Prostate cancer detection upon transrectal ultrasound-guided biopsy in relation to digital rectal examination and prostate-specific antigen level: What to expect in the Chinese population? - Abstract

We investigated the prostate cancer detection rates upon transrectal ultrasound (TRUS)-guided biopsy in relation to digital rectal examination (DRE) and prostate-specific antigen (PSA), and risk factors of prostate cancer detection in the Chinese population.

Data from all consecutive Chinese men who underwent first TRUS-guided prostate biopsy from year 2000 to 2013 was retrieved from our database. The prostate cancer detection rates with reference to DRE finding and PSA level of < 4, 4-10, 10.1-20, 20.1-50 and > 50 ng ml-1 were investigated. Multivariate logistic regression analyses were performed to investigate for potential risk factors of prostate cancer detection. A total of 2606 Chinese men were included. In patients with normal DRE, the cancer detection rates were 8.6%, 13.4%, 21.8%, 41.7% and 85.2% in patients with PSA < 4, 4-10, 10.1-20, 20.1-50 and > 50 ng ml-1 respectively. In patients with abnormal DRE, the cancer detection rates were 12.4%, 30.2%, 52.7%, 80.6% and 96.4% in patients with PSA < 4, 4-10, 10.1-20, 20.1-50 and > 50 ng ml-1 respectively. Older age, smaller prostate volume, larger number of biopsy cores, presence of abnormal DRE finding and higher PSA level were associated with increased risk of prostate cancer detection upon multivariate logistic regression analyses (P < 0.001). Chinese men appeared to have lower prostate cancer detection rates when compared to the Western population. Taking the different risk factors into account, an individualized approach to the decision of TRUS-guided biopsy can be adopted.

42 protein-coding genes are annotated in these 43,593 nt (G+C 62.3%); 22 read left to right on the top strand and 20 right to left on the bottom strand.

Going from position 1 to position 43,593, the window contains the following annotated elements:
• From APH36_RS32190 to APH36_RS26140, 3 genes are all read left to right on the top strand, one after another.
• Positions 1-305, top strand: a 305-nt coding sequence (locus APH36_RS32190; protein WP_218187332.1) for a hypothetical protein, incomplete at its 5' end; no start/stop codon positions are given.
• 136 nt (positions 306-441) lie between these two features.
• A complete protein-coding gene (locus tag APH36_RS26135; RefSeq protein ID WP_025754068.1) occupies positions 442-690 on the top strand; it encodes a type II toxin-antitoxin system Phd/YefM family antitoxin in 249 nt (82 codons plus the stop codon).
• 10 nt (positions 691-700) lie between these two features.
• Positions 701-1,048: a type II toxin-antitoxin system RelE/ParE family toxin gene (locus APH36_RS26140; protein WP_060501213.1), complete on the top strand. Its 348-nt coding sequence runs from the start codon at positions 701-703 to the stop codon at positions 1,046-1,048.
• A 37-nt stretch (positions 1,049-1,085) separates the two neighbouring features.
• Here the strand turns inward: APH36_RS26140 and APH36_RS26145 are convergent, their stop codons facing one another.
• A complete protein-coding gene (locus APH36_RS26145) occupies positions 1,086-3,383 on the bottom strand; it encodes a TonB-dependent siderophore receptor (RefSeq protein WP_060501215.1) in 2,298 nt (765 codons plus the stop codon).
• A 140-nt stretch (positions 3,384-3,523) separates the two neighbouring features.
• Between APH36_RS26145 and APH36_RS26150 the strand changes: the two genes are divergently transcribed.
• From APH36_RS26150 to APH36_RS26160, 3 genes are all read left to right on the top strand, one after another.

Written by:
Teoh JY, Yuen SK, Tsu JH, Wong CK, Ho BS, Ng AT, Ma WK, Ho KL, Yiu MK.   Are you the author?
Department of Surgery, Division of Urology, Queen Mary Hospital, University of Hong Kong, Hong Kong, China.

Reference: Asian J Androl. 2015 Jan 9. Epub ahead of print.
doi: 10.4103/1008-682X.144945


PubMed Abstract
PMID: 25652619

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